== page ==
HENZADA, a district in Pegu division, British Burma'', lying between 16° 49' and 18° 30' N. lat., and between 94° 51' and 96° 7' E. long., with an area of 4047 square miles. It is bounded on the N. by the Promo district, on the E. by the Pegu Yonms, on the S. by Rangoon, Thonkhwa, and Bassein districts, and on the W. by the Arakan Yoma range. Henzada district stretches from north to south in one vast plain, forming the valley of the Irawadi, and is divided by that river into two nearly equal portions. This country is protected from inundation by immense embankments, so that almost the whole area is suitable for rice cultivation. The chief mountains are the Arakan and Pegu Yoma ranges. The greatest elevation of the Arakan Lomas in llenzada, attained in the latitude of Myan-oung, is 4003 feet above sea-level. Numerous torrents pour down from the two boundary ranges, and unite in the plains to form large streams, which fall into the chief rivers of the district, viz., the Irawadi, Hlaing, and Bassein. The forests comprise almost every variety of timber found in Burmah.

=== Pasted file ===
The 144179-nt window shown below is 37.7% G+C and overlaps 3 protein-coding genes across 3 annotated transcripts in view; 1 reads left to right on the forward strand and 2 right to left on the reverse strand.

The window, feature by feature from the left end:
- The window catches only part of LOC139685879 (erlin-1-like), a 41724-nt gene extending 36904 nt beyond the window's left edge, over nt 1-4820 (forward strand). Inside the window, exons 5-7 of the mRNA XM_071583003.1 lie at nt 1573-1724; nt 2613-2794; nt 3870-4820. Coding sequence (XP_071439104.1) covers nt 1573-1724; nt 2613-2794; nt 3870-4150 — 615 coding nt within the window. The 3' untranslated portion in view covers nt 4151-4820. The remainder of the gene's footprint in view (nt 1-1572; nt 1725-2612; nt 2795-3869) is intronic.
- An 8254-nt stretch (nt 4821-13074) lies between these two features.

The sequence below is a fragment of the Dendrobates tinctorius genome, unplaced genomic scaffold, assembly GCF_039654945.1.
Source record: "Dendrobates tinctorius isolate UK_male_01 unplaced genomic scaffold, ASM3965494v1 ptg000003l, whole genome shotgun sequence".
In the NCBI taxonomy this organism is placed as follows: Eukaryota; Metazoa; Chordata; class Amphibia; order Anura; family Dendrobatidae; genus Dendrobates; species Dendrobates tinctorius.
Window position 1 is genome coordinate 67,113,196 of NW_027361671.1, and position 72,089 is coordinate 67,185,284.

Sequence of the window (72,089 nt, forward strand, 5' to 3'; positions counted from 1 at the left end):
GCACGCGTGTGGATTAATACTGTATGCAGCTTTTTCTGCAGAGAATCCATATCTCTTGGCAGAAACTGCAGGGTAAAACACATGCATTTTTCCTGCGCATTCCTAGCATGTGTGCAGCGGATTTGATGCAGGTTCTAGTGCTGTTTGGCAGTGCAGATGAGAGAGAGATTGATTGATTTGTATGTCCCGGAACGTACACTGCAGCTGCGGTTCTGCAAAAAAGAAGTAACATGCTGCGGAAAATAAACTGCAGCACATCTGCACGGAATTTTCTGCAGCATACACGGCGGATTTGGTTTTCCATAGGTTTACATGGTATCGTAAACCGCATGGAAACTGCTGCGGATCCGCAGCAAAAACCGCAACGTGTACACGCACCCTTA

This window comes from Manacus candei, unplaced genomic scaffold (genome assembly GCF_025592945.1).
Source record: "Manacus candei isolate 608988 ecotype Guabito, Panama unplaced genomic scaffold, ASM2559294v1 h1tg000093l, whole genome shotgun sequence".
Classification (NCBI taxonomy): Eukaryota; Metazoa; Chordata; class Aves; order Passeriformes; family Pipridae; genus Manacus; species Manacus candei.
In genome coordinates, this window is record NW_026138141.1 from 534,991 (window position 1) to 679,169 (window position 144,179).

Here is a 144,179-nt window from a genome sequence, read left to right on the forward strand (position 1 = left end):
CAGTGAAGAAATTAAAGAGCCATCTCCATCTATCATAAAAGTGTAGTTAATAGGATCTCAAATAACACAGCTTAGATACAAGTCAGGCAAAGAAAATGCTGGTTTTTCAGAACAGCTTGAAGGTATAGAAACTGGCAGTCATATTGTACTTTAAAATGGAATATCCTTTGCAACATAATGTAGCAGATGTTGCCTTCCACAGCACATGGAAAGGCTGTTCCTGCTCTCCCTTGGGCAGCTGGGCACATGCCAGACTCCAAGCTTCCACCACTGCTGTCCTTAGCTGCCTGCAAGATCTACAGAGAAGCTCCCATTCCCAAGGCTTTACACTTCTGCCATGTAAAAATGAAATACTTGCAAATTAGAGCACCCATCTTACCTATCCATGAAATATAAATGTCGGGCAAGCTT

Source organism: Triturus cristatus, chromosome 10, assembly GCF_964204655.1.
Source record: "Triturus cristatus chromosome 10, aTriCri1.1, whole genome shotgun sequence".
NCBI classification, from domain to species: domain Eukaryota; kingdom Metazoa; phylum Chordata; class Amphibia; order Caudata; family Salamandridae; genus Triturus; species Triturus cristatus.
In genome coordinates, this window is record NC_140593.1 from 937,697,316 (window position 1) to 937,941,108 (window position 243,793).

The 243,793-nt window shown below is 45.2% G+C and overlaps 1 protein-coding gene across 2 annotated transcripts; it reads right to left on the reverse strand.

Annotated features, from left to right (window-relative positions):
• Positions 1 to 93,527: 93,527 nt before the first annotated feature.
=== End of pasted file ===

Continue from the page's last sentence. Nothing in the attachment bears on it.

The inhabitants of Henzada district in 1876 numbered 501,213. The number of immigrants into the district during the ten years ending 1876 was 90,797. The chief occupation of the people is agriculture. Nearly all the large towns are on the right bank of the Irawadi. The chief towns have populations as follows: - Henzada, 15,307 ; Kyan-kheng, 8761 ; Myan-oung, 5859 ; and Meng-g,yi, on the left bank of the Irawadi, 15,770. The staple crops of the district are rice, sesamum, cotton, and tobacco. Time total area under cultivation in 1876 was 363,048 acres. The other products are cotton, indigo, oil-seeds, pease and pulses, cocoa and betel nuts, pan-vine, &c. The revenue in 1876-77 was £132,733. In 1876 the police force consisted of 400 men.
The district was once a portion of the Talaing kingdom of Pegu, afterwards annexed to the Burmese empire in 1753, and has no history of its own. During the second Burmese war, after Promo had been seized, the Burmese on the right bank of the Irawadi crossed the river and offered resistance to the British, but were completely routed. Meanwhile, in Tharawadi, or the country east of the Irawadi, and in the south of Ilenzada, much disorder was caused by a revolt, the leaders of which were, however, defeated by the British, and their gangs dispersed,